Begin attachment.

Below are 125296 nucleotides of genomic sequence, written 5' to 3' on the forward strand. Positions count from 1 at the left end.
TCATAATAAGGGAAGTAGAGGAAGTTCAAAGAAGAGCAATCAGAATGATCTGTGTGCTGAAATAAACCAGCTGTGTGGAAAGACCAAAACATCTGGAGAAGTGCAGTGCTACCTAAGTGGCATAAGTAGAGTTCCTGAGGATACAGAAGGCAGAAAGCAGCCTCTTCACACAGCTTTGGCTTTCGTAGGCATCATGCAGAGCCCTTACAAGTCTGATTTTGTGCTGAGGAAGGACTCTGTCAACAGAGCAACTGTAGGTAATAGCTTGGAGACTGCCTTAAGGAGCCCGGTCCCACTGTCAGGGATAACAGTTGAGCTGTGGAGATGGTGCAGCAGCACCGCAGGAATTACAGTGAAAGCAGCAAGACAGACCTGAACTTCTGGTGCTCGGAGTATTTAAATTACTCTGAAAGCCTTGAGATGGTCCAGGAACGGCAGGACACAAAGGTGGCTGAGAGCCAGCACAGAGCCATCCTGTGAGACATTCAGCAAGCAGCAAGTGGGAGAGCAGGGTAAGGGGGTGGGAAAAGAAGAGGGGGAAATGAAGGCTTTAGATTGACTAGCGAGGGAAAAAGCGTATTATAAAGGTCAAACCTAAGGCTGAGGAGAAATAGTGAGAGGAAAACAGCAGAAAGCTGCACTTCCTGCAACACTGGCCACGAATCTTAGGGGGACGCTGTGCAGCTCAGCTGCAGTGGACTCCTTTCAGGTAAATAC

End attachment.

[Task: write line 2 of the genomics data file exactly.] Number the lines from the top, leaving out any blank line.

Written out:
TCATAATAAGGGAAGTAGAGGAAGTTCAAAGAAGAGCAATCAGAATGATCTGTGTGCTGAAATAAACCAGCTGTGTGGAAAGACCAAAACATCTGGAGAAGTGCAGTGCTACCTAAGTGGCATAAGTAGAGTTCCTGAGGATACAGAAGGCAGAAAGCAGCCTCTTCACACAGCTTTGGCTTTCGTAGGCATCATGCAGAGCCCTTACAAGTCTGATTTTGTGCTGAGGAAGGACTCTGTCAACAGAGCAACTGTAGGTAATAGCTTGGAGACTGCCTTAAGGAGCCCGGTCCCACTGTCAGGGATAACAGTTGAGCTGTGGAGATGGTGCAGCAGCACCGCAGGAATTACAGTGAAAGCAGCAAGACAGACCTGAACTTCTGGTGCTCGGAGTATTTAAATTACTCTGAAAGCCTTGAGATGGTCCAGGAACGGCAGGACACAAAGGTGGCTGAGAGCCAGCACAGAGCCATCCTGTGAGACATTCAGCAAGCAGCAAGTGGGAGAGCAGGGTAAGGGGGTGGGAAAAGAAGAGGGGGAAATGAAGGCTTTAGATTGACTAGCGAGGGAAAAAGCGTATTATAAAGGTCAAACCTAAGGCTGAGGAGAAATAGTGAGAGGAAAACAGCAGAAAGCTGCACTTCCTGCAACACTGGCCACGAATCTTAGGGGGACGCTGTGCAGCTCAGCTGCAGTGGACTCCTTTCAGGTAAATAC